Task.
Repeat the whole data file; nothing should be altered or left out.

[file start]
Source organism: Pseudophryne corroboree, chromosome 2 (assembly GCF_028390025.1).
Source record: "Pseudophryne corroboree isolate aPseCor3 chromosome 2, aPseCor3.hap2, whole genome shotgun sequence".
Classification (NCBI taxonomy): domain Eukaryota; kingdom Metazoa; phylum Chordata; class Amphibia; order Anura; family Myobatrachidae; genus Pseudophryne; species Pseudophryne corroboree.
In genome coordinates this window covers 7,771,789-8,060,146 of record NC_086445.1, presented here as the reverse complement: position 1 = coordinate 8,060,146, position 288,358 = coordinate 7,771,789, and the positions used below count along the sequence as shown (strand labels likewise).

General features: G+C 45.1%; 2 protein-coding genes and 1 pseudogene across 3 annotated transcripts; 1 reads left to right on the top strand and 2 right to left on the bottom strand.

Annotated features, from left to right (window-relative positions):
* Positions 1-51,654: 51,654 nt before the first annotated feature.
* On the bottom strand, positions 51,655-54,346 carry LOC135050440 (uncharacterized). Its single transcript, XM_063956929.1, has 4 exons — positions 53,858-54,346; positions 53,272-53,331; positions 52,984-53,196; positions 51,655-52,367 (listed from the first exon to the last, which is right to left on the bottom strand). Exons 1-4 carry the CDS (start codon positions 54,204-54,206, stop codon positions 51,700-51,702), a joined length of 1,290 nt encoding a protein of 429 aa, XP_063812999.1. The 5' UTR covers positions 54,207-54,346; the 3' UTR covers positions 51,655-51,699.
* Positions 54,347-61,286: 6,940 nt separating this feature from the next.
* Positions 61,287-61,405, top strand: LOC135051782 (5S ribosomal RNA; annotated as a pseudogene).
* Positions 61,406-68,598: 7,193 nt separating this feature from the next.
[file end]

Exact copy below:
Source organism: Pseudophryne corroboree, chromosome 2 (assembly GCF_028390025.1).
Source record: "Pseudophryne corroboree isolate aPseCor3 chromosome 2, aPseCor3.hap2, whole genome shotgun sequence".
Classification (NCBI taxonomy): domain Eukaryota; kingdom Metazoa; phylum Chordata; class Amphibia; order Anura; family Myobatrachidae; genus Pseudophryne; species Pseudophryne corroboree.
In genome coordinates this window covers 7,771,789-8,060,146 of record NC_086445.1, presented here as the reverse complement: position 1 = coordinate 8,060,146, position 288,358 = coordinate 7,771,789, and the positions used below count along the sequence as shown (strand labels likewise).

General features: G+C 45.1%; 2 protein-coding genes and 1 pseudogene across 3 annotated transcripts; 1 reads left to right on the top strand and 2 right to left on the bottom strand.

Annotated features, from left to right (window-relative positions):
* Positions 1-51,654: 51,654 nt before the first annotated feature.
* On the bottom strand, positions 51,655-54,346 carry LOC135050440 (uncharacterized). Its single transcript, XM_063956929.1, has 4 exons — positions 53,858-54,346; positions 53,272-53,331; positions 52,984-53,196; positions 51,655-52,367 (listed from the first exon to the last, which is right to left on the bottom strand). Exons 1-4 carry the CDS (start codon positions 54,204-54,206, stop codon positions 51,700-51,702), a joined length of 1,290 nt encoding a protein of 429 aa, XP_063812999.1. The 5' UTR covers positions 54,207-54,346; the 3' UTR covers positions 51,655-51,699.
* Positions 54,347-61,286: 6,940 nt separating this feature from the next.
* Positions 61,287-61,405, top strand: LOC135051782 (5S ribosomal RNA; annotated as a pseudogene).
* Positions 61,406-68,598: 7,193 nt separating this feature from the next.